What vegetables to feed baby bearded dragons

What do Bearded Dragons eat? Our bearded dragon diet guide.

You will need to prepare some fruit and veg by taking the peel off or cutting it down into bite-sized pieces. You should also remove all pips from food.

If you put live insects in with your Dragon make sure they don’t drown in its water bowl. If they do, clean them out as soon as possible.

Check with your vet for expert advice about reptile diets and always get your Bearded Dragon checked out if you are concerned about them.

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Bearded Dragons can eat a range of insects

What can't Bearded Dragons eat?

Stick with food in the lists above and you should be fine, but there are a few food items that you need to ensure you avoid feeding your bearded dragon.

Dragons will consume things even if they are harmful so it is your responsibility to make sure they aren’t given them in the first place.

If your pet does get sick, seek advice from a vet. Insurance can cover many problems that can affect Bearded Dragons.

  • Onion
  • Chives
  • Celery
  • Mushrooms
  • Lemon - this citrus fruit will upset your dragons tummy
  • Orange - another citrus fruit that will upset your dragons tummy
  • Iceberg lettuce It’s mostly water and has little nutritional value so don’t let your Bearded Dragon eat it
  • Spinach and beet tops Some guides will say these are fine for your Beardie, and they can be in small quantities. However, both contain chemicals that can cause calcium deficiency, which in turn can lead to metabolic bone disease. An occasional taste shouldn’t harm a Bearded Dragon, but with so many other options available it may be best to choose different greens
  • Insects captured in the wild Wild insects may have parasites in them that can harm reptiles. Exotic pet shops should have a range of live and dead insects for your Bearded Dragon. And it would be pretty hard finding enough wild insects in the UK anyway!
  • Fireflies Never feed Bearded Dragons, or any other reptile, fireflies. Any insects that glow are toxic and can kill reptiles
  • Avocados Chemicals in avocados are toxic for Beardies. A small amount will make your reptile ill and a large portion can be fatal
  • Rhubarb High levels of oxalic acid in rhubarb can be deadly poisonous for Bearded Dragons

You should not give your dragon any sort of fish or seafood such as prawns.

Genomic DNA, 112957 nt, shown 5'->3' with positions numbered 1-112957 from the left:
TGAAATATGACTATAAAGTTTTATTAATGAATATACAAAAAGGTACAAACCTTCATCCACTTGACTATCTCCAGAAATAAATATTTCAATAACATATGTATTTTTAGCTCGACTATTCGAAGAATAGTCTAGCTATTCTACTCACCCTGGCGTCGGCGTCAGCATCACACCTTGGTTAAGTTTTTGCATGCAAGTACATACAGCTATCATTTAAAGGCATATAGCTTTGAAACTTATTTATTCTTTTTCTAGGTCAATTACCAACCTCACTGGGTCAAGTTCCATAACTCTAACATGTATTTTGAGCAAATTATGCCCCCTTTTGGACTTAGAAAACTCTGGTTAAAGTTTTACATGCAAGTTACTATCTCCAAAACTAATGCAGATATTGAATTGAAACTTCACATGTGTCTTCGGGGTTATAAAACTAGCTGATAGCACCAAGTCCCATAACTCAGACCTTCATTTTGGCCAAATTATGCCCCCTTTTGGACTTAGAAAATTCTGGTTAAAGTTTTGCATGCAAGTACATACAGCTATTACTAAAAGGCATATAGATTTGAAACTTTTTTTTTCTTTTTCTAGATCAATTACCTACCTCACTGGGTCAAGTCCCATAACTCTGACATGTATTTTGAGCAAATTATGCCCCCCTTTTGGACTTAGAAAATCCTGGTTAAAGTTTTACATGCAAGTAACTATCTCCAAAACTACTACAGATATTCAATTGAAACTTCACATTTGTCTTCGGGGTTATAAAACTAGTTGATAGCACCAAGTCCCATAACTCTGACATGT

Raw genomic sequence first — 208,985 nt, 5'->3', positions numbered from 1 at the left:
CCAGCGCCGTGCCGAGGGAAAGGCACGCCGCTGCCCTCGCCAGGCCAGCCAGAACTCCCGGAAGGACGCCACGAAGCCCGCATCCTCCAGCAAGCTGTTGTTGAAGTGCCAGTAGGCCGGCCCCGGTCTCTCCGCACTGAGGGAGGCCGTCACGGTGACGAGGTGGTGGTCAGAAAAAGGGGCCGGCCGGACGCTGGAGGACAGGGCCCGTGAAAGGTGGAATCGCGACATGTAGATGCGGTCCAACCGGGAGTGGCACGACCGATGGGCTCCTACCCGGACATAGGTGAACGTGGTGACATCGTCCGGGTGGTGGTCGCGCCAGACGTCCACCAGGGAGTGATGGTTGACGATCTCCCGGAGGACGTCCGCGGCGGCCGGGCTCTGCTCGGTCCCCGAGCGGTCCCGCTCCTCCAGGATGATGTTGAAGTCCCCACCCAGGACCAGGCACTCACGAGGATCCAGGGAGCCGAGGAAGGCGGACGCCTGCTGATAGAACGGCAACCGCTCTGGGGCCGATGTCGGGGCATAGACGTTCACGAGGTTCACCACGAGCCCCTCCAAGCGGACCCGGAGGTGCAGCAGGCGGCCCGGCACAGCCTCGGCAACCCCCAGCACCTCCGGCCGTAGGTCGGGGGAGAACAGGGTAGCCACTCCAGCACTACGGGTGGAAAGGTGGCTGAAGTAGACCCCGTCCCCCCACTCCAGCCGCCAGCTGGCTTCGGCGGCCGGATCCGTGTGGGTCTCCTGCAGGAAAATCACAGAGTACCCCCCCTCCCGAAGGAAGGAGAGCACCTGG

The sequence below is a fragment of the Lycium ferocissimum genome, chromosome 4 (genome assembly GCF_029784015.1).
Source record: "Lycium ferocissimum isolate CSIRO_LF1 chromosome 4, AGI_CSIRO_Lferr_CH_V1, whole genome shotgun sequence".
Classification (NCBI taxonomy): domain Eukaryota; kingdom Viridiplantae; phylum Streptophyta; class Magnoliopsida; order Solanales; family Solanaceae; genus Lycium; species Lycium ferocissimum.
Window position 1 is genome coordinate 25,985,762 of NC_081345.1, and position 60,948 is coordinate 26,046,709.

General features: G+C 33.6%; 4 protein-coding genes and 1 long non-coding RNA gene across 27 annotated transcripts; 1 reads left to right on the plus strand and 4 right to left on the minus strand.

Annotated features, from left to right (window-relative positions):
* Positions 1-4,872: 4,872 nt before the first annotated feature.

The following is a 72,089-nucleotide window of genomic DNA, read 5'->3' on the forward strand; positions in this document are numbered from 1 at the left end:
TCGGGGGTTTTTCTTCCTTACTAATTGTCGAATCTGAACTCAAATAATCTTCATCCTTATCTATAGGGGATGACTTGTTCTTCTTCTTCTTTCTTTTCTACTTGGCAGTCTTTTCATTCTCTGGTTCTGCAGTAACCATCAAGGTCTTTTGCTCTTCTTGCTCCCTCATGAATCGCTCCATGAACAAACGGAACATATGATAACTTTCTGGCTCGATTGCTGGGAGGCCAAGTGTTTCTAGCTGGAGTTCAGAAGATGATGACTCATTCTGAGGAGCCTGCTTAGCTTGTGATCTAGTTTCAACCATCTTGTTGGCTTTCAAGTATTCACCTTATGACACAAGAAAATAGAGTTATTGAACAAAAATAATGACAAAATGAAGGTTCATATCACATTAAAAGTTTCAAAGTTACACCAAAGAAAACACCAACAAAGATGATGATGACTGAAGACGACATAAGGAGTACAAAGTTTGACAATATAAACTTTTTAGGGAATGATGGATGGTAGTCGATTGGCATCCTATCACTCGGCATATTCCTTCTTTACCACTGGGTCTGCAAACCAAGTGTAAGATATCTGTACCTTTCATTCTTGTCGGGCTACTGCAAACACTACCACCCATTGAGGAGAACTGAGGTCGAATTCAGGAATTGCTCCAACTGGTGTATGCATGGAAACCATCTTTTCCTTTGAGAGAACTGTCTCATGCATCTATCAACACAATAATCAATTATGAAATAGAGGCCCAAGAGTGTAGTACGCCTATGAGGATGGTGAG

There is a long list of wild plants that are poisonous for Bearded Dragons. Here are a few that are more common in the UK: bracken fern, buttercup, crocus, daffodil, holly, horse chestnut, ivy, oak and poppy.

Basically, if you aren’t 100% sure it’s safe for your pet, don’t give it to them.

Like this article? Then you may like this article Loss of Appetite in Reptiles

One final thing to think about is sand. You’re not likely to give your Bearded Dragon sand to eat but many owners use it as a substrate and because it is loose it can easily be consumed when your Beardie is eating.

If consumed it can cause impaction, which means it builds up inside an animal because it can’t be digested and causes a blockage that can be fatal. Even calcium sand can cause impaction.

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Baby Bearded Dragon diet information?

You may be wondering what do baby bearded dragons eat?

Baby Bearded Dragons are also known as hatchlings. Reptile expert Pete Hawkins states 3 stages of growth, the youngest being bearded dragons aged 0-6 months which are classed as babies. They will need to eat more insects than vegetables, and they will need to be fed more often than older Beardies. They can be fed up to three times a day.

If you leave vegetables and greens in their cage they’ll munch on them whenever they want and then you can add insects over three 10 - 15 minute feeding periods.

Baby Dragons can eat several insects during this time, but it’s fine if they stop eating. They're just full! Clear out any insects they don’t want and start again a few hours later.

As they get older Bearded Dragons need fewer insects or they’ll get fat.

Juvenile and adult Bearded Dragon diets

Juvenile Bearded Dragons are bearded dragons aged between 6-12 months and they should be fed insects five out of seven times a week, while still feeding greens everyday, according to reptile expert Pete Hawkins. 

Again fruit can still remain, but in limited quantities, and not everyday.

Adult Bearded Dragons are those aged 12 months and older and they should eat less insects and animal matter. You only need to give your dragon insects two or three times a week, with vegetation everyday.   

Remember, adult Beardies don't need too many insects and animal matter otherwise they'll become obese.

In the wild, Bearded Dragons will get a lot of exercise, meaning they can naturally eat more meat, however, domesticated Beardies don't get this.

Crickets are one of the most popular live foods for bearded dragons

What is the best live food?

The most popular live food for Bearded Dragons are crickets and meal worms. You can find them in most pet stores. Northampton Reptile Centre offer a great selection that you can order online. They're easy to store and don’t cost too much.

Live crickets are also a good choice because chasing them can be stimulating for your Dragon, you might be surprised how quick they are!

When buying live food most people think about the nutritional value, how easy it is to store and how much it costs. You should also make sure you vary what you buy occasionally so that your pet eats a range of animal matter.

500 crickets cost around £4-£8 depending on which size you purchase and they're available online or in pet shops. When you get them home, store them in boxes with holes in.